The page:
Translation of 5' leaders is pervasive in genes resistant to eIF2 repression.

Andreev DE, O'Connor PB, Fahey C, Kenny EM, Terenin IM, Dmitriev SE, Cormican P, Morris DW, Shatsky IN, Baranov PV - Elife (2015)

Top: Effect of GADD34-Flag (PPP1R15A) overexpression on activity offirefly luciferase under control of the IFRD1 mRNA leader (Fluc, greenbars) and on mRNA encoding Renilla luciferase (Rluc,light pink bars).Bottom: Western blots showing the presence of the GADD34-Flag proteinproduct and the phosphorylation level of eukaryotic initiation factor 2(eIF2).DOI:http://dx.doi.org/10.7554/eLife.03971.018
© Copyright Policy
Related In: Results  -  Collection

License
Show All Figures
getmorefigures.php?uid=PMC4383229&req=5

fig4s4: Top: Effect of GADD34-Flag (PPP1R15A) overexpression on activity offirefly luciferase under control of the IFRD1 mRNA leader (Fluc, greenbars) and on mRNA encoding Renilla luciferase (Rluc,light pink bars).Bottom: Western blots showing the presence of the GADD34-Flag proteinproduct and the phosphorylation level of eukaryotic initiation factor 2(eIF2).DOI:http://dx.doi.org/10.7554/eLife.03971.018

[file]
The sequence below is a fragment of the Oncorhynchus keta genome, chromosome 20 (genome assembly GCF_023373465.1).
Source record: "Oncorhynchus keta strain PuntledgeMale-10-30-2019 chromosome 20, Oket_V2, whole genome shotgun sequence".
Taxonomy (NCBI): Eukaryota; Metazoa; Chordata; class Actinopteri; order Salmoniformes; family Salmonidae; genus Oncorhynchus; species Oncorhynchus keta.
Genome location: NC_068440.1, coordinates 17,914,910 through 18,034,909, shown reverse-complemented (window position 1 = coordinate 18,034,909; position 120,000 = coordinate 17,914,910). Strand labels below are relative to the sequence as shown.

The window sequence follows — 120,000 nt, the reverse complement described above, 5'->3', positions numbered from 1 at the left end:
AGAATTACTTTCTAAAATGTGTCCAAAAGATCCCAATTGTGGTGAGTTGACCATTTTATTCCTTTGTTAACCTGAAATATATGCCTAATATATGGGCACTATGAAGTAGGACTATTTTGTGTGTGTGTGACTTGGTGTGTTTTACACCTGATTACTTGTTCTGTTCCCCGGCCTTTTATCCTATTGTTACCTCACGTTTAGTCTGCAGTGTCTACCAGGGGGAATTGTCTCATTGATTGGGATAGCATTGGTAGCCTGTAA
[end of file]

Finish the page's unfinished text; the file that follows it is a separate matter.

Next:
Mentions: It was conceivable that translational resistance was due to side effects of arsenitetreatment rather than its direct effect of eIF2 inactivation. To directly address theimpact of eIF2 phosphorylation on reporter mRNA translation during arsenite stress,we carried out an experiment where cells were pre-transfected with a plasmid encodingthe full length human PPP1R15A (a.k.a. GADD34) phosphatase subunit which is able toreverse eIF2 phosphorylation (Brush et al.,2003). Arsenite-induced eIF2 phosphorylation, as expected, was almostcompletely alleviated in the presence of GADD34 (residual phosphorylation probablyreflects less than 100% efficient plasmid transfection), see Figure 4—figure supplement 4. As a result, thedownregulation of control Rluc mRNA was only twofold in comparison with a more thansixfold reduction in cells not transfected with the GADD34 plasmid. Translation ofthe IFRD1 reporter was not affected under either condition. We therefore concludedthat translational inhibition caused by arsenite treatment is predominantly due tothe phosphorylation of eIF2. Also, we treated cells with 2.5 mM dithiothreitol (DTT),triggers the Unfolded Protein Response and results in eIF2 phosphorylation (Prostko et al., 1993). We found that theleaders of IFRD1 and PPP1R15B provide translational resistance under these conditionsas well (Figure 4—figure supplement1B).